Interest Rate Inversion
When long term rates are lower than shorterm rates- the interest yield curve is inverted...yep! and we are there...this typically indicates a slow down- I'm already slowed down!
Date: 11/30/2005 11:10:17 AM ( 16 y ) ... viewed 1659 times
NEW YORK, Nov 29 (Reuters) - Short-term interest rates are at the cusp of surpassing their long-term counterparts in the United States, and many analysts are already squirming in their chairs as they worry about an economic slowdown.
In the past, what is known in financial markets as a yield curve inversion -- because longer-term investments start to yield smaller returns than near-term ones -- has often presaged a weaker economy, and sometimes even recession.
That is because an inverted curve shows that long-term investors are willing to settle for lower yields now because they think the economy will slow and rates will go even lower.
Yet officials at the Federal Reserve have argued that a changing global financial landscape has muddied the yield curve's predictive capacity.
In particular, they maintain, excess savings abroad coupled with strong foreign interest in U.S. assets has artificially depressed long-term interest rates.
But a number of economists fear this line of reasoning is a tad rosy.
"The most dangerous words in investing are 'things are different this time around,'" said Robert Fry, senior associate economist at the chemical giant DuPont. "If the Fed were to invert the yield curve I'd be pretty nervous."
The central bank certainly is cutting it close. On Tuesday, 10-year Treasury debt was yielding only 0.06 percentage point more than its two-year counterpart, which in turn had already surpassed yields on five-year bonds .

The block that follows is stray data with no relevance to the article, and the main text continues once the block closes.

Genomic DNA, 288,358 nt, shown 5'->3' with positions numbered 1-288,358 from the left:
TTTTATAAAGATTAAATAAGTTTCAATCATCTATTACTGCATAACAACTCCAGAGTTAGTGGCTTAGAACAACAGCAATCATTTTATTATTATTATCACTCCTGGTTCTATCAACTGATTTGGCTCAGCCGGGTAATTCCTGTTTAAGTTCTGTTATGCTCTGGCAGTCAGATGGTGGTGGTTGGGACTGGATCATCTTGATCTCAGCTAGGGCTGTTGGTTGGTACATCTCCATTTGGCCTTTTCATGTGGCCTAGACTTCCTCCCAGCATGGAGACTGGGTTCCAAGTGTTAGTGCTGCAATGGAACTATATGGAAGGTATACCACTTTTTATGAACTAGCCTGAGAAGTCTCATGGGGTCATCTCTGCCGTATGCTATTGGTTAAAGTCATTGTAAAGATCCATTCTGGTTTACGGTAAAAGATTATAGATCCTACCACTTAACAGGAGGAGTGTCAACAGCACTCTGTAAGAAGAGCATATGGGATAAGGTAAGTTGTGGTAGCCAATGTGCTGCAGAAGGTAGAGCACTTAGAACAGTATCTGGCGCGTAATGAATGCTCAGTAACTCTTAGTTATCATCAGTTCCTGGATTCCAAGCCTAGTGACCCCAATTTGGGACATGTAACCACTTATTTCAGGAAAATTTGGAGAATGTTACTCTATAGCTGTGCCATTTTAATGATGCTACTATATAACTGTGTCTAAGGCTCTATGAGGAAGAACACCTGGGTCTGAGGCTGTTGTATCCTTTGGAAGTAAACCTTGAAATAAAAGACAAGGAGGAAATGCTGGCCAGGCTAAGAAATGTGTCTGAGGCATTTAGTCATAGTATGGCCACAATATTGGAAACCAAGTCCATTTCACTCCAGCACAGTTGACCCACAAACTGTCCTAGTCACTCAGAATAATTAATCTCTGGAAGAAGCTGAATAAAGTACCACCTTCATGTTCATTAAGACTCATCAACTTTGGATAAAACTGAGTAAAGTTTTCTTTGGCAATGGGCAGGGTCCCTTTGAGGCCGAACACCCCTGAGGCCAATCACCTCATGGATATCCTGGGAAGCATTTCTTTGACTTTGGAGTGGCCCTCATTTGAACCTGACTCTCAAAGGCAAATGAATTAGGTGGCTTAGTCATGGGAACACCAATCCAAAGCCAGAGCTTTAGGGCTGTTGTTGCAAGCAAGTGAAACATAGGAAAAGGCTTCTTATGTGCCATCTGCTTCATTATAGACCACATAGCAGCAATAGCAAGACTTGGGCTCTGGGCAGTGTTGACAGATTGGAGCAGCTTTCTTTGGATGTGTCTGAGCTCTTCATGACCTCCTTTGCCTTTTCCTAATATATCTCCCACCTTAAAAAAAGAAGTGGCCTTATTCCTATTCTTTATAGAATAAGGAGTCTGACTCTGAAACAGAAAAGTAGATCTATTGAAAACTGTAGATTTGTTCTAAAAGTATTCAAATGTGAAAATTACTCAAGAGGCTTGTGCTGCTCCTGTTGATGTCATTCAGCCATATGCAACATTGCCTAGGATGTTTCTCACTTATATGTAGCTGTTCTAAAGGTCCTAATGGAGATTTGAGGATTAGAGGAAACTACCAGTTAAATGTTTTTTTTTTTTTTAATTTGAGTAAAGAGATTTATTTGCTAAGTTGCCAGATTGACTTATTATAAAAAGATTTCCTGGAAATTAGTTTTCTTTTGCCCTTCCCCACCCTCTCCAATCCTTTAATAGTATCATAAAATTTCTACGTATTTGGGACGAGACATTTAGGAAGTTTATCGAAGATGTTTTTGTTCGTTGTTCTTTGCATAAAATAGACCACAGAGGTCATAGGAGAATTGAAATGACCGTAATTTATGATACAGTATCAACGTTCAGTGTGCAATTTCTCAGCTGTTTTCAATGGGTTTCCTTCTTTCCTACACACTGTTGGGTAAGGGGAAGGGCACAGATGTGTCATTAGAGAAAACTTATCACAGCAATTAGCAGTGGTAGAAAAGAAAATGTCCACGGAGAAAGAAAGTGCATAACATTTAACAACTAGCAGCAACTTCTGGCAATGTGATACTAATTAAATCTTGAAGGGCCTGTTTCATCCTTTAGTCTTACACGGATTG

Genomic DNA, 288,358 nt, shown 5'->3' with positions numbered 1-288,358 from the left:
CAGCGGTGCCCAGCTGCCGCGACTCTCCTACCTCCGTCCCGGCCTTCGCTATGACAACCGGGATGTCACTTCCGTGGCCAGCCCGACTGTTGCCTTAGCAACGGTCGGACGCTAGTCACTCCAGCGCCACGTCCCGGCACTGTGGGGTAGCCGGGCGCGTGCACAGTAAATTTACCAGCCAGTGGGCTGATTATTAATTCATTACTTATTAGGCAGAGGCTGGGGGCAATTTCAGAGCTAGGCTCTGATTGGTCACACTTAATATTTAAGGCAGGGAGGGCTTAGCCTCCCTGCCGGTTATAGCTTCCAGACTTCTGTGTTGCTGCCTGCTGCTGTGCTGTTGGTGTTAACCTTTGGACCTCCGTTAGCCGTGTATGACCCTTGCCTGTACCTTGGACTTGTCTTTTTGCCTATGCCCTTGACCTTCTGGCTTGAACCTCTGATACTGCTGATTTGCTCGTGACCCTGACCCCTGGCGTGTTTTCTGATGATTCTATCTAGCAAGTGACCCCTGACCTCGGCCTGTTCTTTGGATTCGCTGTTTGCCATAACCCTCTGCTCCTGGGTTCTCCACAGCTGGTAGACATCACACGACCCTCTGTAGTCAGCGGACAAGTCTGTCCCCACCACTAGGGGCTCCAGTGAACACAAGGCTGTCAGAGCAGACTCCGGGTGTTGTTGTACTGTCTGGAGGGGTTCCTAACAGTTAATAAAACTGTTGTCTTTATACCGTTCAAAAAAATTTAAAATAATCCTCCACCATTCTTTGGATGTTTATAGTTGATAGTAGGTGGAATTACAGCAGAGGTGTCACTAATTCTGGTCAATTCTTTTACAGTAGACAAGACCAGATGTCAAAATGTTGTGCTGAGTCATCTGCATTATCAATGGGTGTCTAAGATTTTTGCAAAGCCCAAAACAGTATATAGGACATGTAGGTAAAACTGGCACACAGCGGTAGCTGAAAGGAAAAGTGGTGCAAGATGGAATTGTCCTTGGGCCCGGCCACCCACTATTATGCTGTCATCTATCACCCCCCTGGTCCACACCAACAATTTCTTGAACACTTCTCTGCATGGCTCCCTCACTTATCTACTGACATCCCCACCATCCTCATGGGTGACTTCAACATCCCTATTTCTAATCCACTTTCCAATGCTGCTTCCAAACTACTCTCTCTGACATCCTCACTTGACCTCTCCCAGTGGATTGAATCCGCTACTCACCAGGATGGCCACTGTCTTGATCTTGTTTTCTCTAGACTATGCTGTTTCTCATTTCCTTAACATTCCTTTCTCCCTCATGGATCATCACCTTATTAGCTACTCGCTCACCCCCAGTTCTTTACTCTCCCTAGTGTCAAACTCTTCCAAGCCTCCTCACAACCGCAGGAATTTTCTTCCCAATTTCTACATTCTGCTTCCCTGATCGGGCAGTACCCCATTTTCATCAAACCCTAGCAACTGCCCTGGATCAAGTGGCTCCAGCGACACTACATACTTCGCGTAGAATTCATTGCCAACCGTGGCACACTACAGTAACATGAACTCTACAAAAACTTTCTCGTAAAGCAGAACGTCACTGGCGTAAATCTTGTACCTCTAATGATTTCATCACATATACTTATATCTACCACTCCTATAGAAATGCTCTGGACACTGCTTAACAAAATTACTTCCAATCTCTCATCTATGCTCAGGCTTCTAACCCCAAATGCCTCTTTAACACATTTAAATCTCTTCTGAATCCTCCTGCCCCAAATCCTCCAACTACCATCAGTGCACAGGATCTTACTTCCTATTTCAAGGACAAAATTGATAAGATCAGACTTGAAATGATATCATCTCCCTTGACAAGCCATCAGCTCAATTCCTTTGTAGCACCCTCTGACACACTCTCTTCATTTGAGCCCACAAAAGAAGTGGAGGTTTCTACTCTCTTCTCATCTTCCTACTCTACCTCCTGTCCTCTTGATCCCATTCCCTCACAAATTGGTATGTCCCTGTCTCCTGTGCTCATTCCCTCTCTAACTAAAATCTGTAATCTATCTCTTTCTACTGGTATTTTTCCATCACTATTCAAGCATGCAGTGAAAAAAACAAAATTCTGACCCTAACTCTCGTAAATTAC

The last time this happened was in early 2001, just before a stock market slump obliterated trillions of dollars in investments and helped push the economy into recession.
"Any time you have a yield curve as flat as the U.S. yield curve is three months out, it does suggest that the market has yet to be convinced that the economy is going to maintain its vigor," said Steven Englander, chief North American foreign exchange strategist at Barclays Capital.
To be sure, there are others that hold a much more sanguine view of the American interest rate trend, arguing that massive demand for U.S. Treasury bonds from foreign central banks has fundamentally altered the yield curve landscape.
"There are a lot of dynamics at work that are forcing long-end yields lower," said Brian Robinson, a bond market strategists at 4Cast Ltd. "Foreigners are a big part of it, they're not as sensitive to price."
Nonetheless, a number of looming obstacles to continued economic growth in the United States give pessimists credible reasons for concern.
Number one on a laundry list of economic pitfalls is the housing market, where a relentless boom has prompted many to worry about a price bubble.
Much of the blockbuster consumer spending of the latest economic expansion has been fueled by borrowing made against appreciated home values, so any drop in housing prices could take a toll on growth.
And there are other sources of anxiety. Among them is an ever widening trade deficit, which many fear could prompt a sharp decline in the dollar sometime in the next couple of years, making U.S. investments less attractive to foreigners.
So is the yield curve saying those events will soon come to a head? Typically, any slowdown takes place around 18 months following an inversion, give or take.
Whether this message is applicable to the current economic cycle only time will tell, but yield curve loyalists say that investors who ignore its oracle do so at their own peril.
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